On September 6th I hosted the first official race of the Human Potential Running Series. As part of "The RD" series here on my blog, I wanted to give an honest recount of how the entire event went from beginning to end. Any good race director should be able to take a huge step back, post event, and look at every little thing they endured. They should be able to honestly view it, addressing what went well and what did not, then suggesting changes for the next year based on their own honest feedback. Race Directors should also be compelled to ask their runners for feedback. Whether that comes from in e-mail form, or via Survey Monkey.

Even though I have been involved in race directing for a number of years... (Co-Directed some Peak.com Races in Vermont from 2007-2009, Directed the New England Ultras 50/100/200 Milers in 2008, and the HPRS Fat Ass Series here in Colorado) the race did not go off with a number of hiccups. There was a great deal that went well also, and at the end of the day I completed my goal. My goal was to direct a first year race that broke even or made money, and did not have the feeling of a first year event. We've all been to at least one first year horror story. This, was not one of them.

Friday, October 10, 2014

The RD: Bringing it all together

We've covered a lot in the previous 7 parts of this series on Race Directing, and you can find links to all of the previous postings at the bottom of this post. Again, this is just a synopsis of my experience in being a race director and I wanted to share the information because we as runners and constantly fed information that, well, just isn't entirely true. It is my hope that this post help dispel a number of myths and legends of Race Directing.

In this post, we're going to get right to it and bring it all together. You've made the decision to jump in, created a course, got your permits, purchased or borrowed most everything you need, incurred a huge amount of expenses, purchases insurance, shirts, obtained shwag and suckered volunteers to help. You event spent money on advertising and did what you could on a grass roots level to get the info out there. What else is there?! THE RACE!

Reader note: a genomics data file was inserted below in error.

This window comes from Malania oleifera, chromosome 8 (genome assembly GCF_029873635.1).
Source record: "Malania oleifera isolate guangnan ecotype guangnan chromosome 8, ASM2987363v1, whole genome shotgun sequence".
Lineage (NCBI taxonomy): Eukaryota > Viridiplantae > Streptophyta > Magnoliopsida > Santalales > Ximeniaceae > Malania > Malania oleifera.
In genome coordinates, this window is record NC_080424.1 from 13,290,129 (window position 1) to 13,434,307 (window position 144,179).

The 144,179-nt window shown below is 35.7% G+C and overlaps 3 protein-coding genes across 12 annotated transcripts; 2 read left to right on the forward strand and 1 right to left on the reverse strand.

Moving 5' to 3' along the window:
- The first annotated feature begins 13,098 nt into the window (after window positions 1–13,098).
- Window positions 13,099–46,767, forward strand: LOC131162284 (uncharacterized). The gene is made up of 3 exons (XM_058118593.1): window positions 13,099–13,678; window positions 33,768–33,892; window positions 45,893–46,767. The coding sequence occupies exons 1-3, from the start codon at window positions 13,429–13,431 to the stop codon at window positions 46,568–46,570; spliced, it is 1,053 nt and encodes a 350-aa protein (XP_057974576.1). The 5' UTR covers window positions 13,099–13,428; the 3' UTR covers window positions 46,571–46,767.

Friday, October 3, 2014

Movie Review: "100: Head/Heart/Feet"

In 2013 I returned to Vermont to run in my 5th Vermont 100-Mile Endurance Run. In the months leading up to the race, I had caught wind of a documentary film that was to be filmed during last years race. The film producers had caught wind of my upcoming 5th Vermont and asked if I wouldn't mind conducting an interview for the film on race weekend. I was happy to help with their project. A year later, I was sent a link to view the film privately. I sat on it for a week or two, then finally turned it on. In this post, I'm going to try and find the words to tell you what I saw and experienced in watching the final product.

Hammer & Saw Films is an independent film studio in New Hampshire, co-owned by Mike Mooney and Will Peters. First, these two are some pretty creative cats with wonderful personalities. The way they talk to you is enough to draw you in. Or maybe it's Mike's voice.. he sounds like a real life Mike Rowe (Dirty Jobs, Deadliest Catch). They have created some short films in the past but this was to be their first feature length film. As a documentary film-maker myself, I could tell that these guys were operating on a different level right out of the gate.

Tuesday, September 30, 2014

The RD: Advertising

Before I sink too far into today's post.. I want to make sure I add the following preface. What I am sharing with you all in this sort of "expose" series on Race Directing, is my own personal experience in creating the Human Potential Running Series. The thoughts, opinions, facts, and facets that I have shared with you in the previous six parts is in no way a sweeping representation of what all race directors go through in directing their own races. This is merely a representation of what I've discovered, what I've gone through, and in a way.. I'm trying to debunk a number of myths that I know runners have bought into through the years. Ultimately, I'll let you come to your own conclusions.. but just know that, this is just my own personal experience.

In this post, I want to talk about advertising. We've already gone through discussing the motions of bringing your race to birth. Now what? Now, you need runners. So let's be honest.. if you're a virtual unknown in the community and are starting from scratch.. you have a long climb ahead of you. If you are active in the running community (and by active I mean: You show up to a lot of group runs, you talk with people, you blog, you run in a lot of races, you organize other smaller events..) then this is going to be a lot easier for you.